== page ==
Prather sees this as a minor frustration. Sure, he wants baby boomers and Generation X to know about his theater. But so good are Broadway Palm’s ticket sales that he’s had to cap season subscriptions at 10,000, and the projection for attendees in 2004 is 210,000, up from 180,000 in 2003.
The Broadway Palm chain has racked up 3 million customers since 1987. As in Mesa, the other two locations are heavy on tourists and winter residents and remain committed to year-round productions even when the numbers slide a bit.
All in all, Prather says that the Mesa location ‘‘has exceeded all our expectations.’’ That’s ironic, considering that settling in Mesa was a last-minute decision.
Glendale was set to host Broadway Palm until, at the eleventh hour, the deal fell through. Prather says Mesa stepped in, and the picture that was painted of an artistically developing city convinced him that there was real opportunity to be had.
‘‘They’re doing so much in Mesa in terms of enhancing its place in the Valley,’’ he says. ‘‘With the new arts center and other related projects going on, we feel we’re in exactly the right place.’’
The expansion of the Loop 202 freeway has been a great boon to business, he says. In the past few months, the Broadway Palm has seen a slow but steady expansion of ‘‘ZIP code counts,’’ which map the home base of ticket buyers.
And even though he admits that every five years or so he gets ‘‘the itch’’ to open a new location, Prather says that for the time being he is content to focus on revenue growth at his three current theaters.
‘‘The slowdown in the economy is just now catching up with us in terms of higher output and slower sales (in Florida and Pennsylvania),’’ he says, ‘‘so in turn, we’re going to take it slow.’’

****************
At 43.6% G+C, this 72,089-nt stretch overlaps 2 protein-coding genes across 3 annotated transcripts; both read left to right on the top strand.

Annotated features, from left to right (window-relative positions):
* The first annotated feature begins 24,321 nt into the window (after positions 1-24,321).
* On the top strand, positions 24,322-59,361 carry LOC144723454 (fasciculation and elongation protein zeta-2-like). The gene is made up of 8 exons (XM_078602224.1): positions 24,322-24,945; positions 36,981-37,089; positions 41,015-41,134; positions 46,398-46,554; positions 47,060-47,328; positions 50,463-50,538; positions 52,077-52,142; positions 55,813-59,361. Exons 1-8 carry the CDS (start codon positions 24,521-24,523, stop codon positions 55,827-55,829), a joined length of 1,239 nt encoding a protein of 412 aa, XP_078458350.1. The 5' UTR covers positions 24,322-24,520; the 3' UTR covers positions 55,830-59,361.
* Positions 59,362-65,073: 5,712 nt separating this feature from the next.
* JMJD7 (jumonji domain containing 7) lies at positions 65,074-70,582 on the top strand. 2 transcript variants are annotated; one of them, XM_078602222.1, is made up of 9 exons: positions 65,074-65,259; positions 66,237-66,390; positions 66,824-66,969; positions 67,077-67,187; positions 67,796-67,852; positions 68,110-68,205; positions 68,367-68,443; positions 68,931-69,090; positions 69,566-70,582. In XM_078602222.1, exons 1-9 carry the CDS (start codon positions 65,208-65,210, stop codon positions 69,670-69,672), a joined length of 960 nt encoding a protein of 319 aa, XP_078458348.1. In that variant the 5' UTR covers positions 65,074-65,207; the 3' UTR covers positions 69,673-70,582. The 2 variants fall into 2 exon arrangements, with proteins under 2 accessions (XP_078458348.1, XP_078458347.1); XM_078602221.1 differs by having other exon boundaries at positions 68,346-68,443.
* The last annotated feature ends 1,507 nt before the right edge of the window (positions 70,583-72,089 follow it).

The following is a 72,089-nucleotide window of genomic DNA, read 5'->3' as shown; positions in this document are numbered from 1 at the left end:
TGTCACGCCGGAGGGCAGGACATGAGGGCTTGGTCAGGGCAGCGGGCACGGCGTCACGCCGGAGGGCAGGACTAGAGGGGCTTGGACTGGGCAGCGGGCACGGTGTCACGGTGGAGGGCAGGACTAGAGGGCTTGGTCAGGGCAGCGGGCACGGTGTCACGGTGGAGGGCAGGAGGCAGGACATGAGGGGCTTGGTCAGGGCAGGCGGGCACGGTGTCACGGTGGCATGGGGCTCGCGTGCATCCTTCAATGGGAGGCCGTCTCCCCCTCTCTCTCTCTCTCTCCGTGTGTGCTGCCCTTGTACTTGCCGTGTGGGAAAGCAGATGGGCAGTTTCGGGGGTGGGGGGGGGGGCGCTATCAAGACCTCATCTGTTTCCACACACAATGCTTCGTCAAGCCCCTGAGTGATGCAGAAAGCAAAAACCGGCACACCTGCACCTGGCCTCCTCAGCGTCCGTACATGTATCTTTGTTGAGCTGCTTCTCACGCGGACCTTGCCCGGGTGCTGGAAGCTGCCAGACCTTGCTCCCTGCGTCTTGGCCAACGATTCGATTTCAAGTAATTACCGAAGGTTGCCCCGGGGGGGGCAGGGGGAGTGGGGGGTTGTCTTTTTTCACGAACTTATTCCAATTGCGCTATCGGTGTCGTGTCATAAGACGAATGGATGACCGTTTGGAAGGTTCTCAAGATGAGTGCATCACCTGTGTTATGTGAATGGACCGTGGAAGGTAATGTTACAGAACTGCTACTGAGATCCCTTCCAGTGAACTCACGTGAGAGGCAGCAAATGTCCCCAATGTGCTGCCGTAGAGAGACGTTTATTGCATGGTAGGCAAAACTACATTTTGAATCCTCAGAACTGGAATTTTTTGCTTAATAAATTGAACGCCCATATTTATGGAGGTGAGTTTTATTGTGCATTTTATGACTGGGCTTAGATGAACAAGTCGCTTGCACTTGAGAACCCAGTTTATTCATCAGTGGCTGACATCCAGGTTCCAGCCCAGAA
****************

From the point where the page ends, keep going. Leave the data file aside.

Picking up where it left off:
When pressed, Prather names the West Valley or perhaps the Tampa-St. Petersburg area for an eventual new Broadway Palm location. In the meantime, he just wants to keep filling seats in Mesa and getting the word out that there is a new theater company in town to be reckoned with.
‘‘There are 72 theater companies in the Valley, and we are all competing for that entertainment dollar,’’ he says.
‘‘I’m so confident in what we provide, so sure that we are unparalleled for what we have to offer.
"My hope is that people give us a shot and don’t just go ‘Oh, it’s just a dinner theater in Mesa.’ ’’
‘‘West Side Story’’ opens 2003-04 season
Tony, Maria and a bevy of assorted Jets and Sharks will converge in Mesa as the Broadway Palm Dinner Theatre West launches its third season on Friday.
Set in a simpler time, when gang members sang and danced and ‘‘rumbled’’ bloodlessly, the ageless story is based on Shakespeare’s ‘‘Romeo and Juliet’’ and centers on an ill-advised romance between a Puerto Rican beauty and an American-born guy from a rival neighborhood.
Broadway Palm’s 2003-04 season:
Oct. 2 to Nov. 8: "West Side Story"
Nov. 13 to Jan. 3: "Holidazzle"
Jan. 8 to Feb. 28: "Show Boat"
March 4 to April 17: "Annie Get Your Gun"
April 22 to June 12: "Cats"
June 17 to Aug. 7: "The Music Man"
Aug. 12 to Sept. 11: "Forever Plaid"